Analytics and assurance business Mobileum, formerly known as Roamware, have used the financial firepower provided by their private equity backers to secure a string of acquisitions. In the last few weeks they have announced the purchase of:
- Niometrics, Singapore-headquartered specialists in network analytics;
- Convene Networks, Texas-based software providers for NFV networks; and
- Developing Solutions, a network testing business from Texas.
The price of the acquisitions was not disclosed. Niometrics has a workforce of approximately 100 employees whilst Developing Solutions and Convene Networks both appear to be smaller businesses. It is unclear if these acquisitions will have a significant impact on Mobileum’s overall revenues, but the deals reflect their desire to have the most comprehensive portfolio of products and services relating to telecoms network analytics, testing and security.
Mobileum also used the occasion of Mobile World Congress to obtain publicity for two new initiatives in cooperation with the GSMA.
- A blockchain ledger for roaming clearing and settlement; and
- the proof-of-concept for an international ‘fraud deterrent system’.
GSMA CTO Alex Sinclair (pictured) effectively linked the latter initiative to the GSMA’s aspiration to manage digital certificates that will authenticate international voice calls on behalf of the US government.
The US Federal Communications Commission recently said that fraudulent robocall schemes cost Americans approximately $10 billion annually, with most perpetrators operating overseas. It’s a challenge faced by citizens globally, which is why we’re calling on telecom operators – mobile, fixed-line, internet-based and wholesalers – to share their insights and experience so we can together locate and mitigate these sources of fraudulent activity.
As usual, no explanation was given why subscribers in other countries would be motivated to pay more for their phone services just to assist the re-election prospects of politicians in the USA. I would also be keen to learn how the GSMA, which depends heavily on revenues from Chinese businesses, intends to facilitate the exchange of intelligence between US telcos and all those Chinese telcos currently being hounded out of the USA.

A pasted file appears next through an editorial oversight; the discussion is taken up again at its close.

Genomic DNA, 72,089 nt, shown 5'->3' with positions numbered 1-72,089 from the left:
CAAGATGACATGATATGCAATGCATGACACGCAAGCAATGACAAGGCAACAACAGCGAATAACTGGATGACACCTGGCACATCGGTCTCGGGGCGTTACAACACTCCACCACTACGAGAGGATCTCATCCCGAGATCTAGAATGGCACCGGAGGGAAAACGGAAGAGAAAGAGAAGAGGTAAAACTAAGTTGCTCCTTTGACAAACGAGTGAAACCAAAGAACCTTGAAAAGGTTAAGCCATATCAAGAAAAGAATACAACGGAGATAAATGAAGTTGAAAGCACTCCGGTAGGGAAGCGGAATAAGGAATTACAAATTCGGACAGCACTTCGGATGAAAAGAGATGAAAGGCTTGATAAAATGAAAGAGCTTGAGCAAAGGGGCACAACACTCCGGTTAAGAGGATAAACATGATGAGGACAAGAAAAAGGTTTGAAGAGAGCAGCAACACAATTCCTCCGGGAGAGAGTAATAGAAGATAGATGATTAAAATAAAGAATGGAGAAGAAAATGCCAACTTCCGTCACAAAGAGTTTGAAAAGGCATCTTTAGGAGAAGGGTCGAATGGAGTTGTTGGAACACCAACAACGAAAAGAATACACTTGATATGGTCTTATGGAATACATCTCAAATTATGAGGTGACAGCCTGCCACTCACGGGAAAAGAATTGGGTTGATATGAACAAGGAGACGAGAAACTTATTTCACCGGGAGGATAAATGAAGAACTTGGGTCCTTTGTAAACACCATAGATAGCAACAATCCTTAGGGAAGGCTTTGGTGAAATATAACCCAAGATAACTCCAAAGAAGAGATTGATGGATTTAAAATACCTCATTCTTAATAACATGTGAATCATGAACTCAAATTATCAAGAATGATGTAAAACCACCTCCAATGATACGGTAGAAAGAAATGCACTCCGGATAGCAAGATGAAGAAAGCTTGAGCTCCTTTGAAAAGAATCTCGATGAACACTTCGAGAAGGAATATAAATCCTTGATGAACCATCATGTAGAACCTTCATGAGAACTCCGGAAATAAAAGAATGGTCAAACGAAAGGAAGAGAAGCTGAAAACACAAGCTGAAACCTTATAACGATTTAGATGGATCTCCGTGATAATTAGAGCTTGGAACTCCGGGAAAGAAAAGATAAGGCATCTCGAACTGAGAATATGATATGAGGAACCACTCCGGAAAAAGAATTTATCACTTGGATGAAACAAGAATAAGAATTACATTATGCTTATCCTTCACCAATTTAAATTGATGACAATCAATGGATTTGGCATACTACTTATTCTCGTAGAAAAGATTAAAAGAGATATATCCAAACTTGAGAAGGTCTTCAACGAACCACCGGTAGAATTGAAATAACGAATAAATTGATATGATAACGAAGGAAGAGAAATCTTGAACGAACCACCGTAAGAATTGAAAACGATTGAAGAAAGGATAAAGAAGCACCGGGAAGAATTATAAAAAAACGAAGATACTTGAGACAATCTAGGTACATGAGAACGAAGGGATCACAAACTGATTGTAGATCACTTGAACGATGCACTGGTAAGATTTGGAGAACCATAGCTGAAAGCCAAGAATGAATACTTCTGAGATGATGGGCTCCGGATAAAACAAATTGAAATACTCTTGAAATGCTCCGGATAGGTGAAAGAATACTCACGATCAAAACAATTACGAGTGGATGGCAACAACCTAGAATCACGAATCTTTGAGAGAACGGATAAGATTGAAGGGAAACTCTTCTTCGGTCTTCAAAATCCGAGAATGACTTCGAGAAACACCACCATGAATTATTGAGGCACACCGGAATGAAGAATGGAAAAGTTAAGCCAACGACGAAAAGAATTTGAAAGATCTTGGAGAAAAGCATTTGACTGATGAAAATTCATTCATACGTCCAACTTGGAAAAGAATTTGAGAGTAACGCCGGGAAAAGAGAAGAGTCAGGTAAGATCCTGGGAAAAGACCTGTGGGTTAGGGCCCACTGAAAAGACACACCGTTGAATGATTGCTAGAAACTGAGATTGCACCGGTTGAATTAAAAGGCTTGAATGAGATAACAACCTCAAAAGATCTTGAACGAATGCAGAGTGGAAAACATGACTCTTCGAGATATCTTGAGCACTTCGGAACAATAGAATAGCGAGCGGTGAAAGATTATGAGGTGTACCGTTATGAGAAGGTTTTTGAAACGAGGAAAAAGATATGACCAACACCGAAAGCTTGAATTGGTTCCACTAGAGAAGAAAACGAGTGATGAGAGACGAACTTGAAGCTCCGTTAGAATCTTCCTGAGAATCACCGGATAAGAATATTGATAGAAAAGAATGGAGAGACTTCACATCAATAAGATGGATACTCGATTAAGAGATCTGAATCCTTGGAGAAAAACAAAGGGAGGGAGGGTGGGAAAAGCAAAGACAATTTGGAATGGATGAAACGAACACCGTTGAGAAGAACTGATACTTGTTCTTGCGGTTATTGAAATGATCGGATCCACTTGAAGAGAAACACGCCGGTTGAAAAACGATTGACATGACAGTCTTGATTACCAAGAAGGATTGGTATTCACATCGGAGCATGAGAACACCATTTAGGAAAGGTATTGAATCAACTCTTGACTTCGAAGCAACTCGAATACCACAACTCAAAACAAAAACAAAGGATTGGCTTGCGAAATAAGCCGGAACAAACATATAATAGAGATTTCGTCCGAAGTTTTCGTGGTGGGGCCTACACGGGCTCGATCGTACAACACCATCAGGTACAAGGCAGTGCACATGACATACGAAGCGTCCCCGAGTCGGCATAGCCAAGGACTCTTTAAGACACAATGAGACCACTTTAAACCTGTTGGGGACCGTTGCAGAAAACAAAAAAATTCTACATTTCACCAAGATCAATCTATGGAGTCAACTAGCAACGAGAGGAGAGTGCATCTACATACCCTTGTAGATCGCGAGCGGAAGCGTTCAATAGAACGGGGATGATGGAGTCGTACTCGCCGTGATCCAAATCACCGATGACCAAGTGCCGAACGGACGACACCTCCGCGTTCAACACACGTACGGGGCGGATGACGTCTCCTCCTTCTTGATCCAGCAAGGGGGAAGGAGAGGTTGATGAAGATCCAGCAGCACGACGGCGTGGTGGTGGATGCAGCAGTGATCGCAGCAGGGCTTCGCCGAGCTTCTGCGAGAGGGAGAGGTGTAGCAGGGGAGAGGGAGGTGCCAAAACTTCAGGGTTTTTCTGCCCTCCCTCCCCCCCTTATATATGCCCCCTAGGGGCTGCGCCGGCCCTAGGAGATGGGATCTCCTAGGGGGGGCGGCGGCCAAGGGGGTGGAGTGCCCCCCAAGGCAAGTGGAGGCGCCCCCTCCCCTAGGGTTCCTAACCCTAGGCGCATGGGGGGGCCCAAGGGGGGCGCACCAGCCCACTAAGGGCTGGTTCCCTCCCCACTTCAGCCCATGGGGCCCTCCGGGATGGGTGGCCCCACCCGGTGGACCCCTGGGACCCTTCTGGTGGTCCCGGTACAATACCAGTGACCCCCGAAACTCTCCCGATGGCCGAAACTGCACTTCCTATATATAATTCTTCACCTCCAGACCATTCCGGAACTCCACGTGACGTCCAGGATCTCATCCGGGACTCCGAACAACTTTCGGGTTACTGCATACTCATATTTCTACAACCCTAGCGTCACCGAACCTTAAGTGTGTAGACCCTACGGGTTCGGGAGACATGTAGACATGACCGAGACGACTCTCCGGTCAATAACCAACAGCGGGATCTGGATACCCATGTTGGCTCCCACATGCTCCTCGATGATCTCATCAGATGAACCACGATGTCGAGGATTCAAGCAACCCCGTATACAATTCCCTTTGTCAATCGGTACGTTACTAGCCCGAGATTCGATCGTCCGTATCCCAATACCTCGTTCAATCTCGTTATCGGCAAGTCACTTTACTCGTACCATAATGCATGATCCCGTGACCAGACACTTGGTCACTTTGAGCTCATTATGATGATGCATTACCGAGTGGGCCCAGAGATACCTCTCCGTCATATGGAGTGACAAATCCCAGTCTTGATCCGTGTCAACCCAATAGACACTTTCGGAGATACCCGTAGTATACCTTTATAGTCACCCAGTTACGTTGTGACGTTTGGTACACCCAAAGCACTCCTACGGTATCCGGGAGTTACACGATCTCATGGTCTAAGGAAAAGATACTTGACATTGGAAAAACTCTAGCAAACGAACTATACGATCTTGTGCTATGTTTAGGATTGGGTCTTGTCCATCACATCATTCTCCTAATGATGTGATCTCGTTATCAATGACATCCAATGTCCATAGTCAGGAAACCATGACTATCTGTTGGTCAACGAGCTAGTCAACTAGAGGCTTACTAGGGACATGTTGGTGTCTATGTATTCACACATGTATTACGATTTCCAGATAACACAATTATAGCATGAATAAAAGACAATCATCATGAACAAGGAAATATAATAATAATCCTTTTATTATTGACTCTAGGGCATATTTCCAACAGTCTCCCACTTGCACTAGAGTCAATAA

Details about both the Mobileum-GSMA initiatives were scanty, especially when it comes to how much telcos will be required to pay for the new services. The GSMA is starved of cash because of the impact the pandemic has had on Mobile World Congress, which is their main source of income. It is hardly surprising that the GSMA are looking at new ways to generate revenue, and want to form seemingly exclusive relationships with businesses like Mobileum. However, both these initiatives look like an attempt to use network effects to generate global monopolies. The plan involves persuading current GSMA members to effectively pay for permission to exchange data with other telcos when the only real challenge is getting multiple telcos to agree a common approach. A slice of these fees will be paid to Mobileum in perpetuity, which will be attractive to their investors, but may caused some raised eyebrows amongst telcos presented with the bill. The technology for securely exchanging information is now incredibly cheap, leading to legitimate questions about the projected margins that the GSMA and Mobileum intend to levy from telcos in the long run. Many businesses were glad to have an excuse to stay away from Mobile World Congress because of the feeling that the GSMA goes too far in squeezing money from participants, so both telcos and Mobileum’s rivals will be wary of their assuming a similar stranglehold on other aspects of this global industry.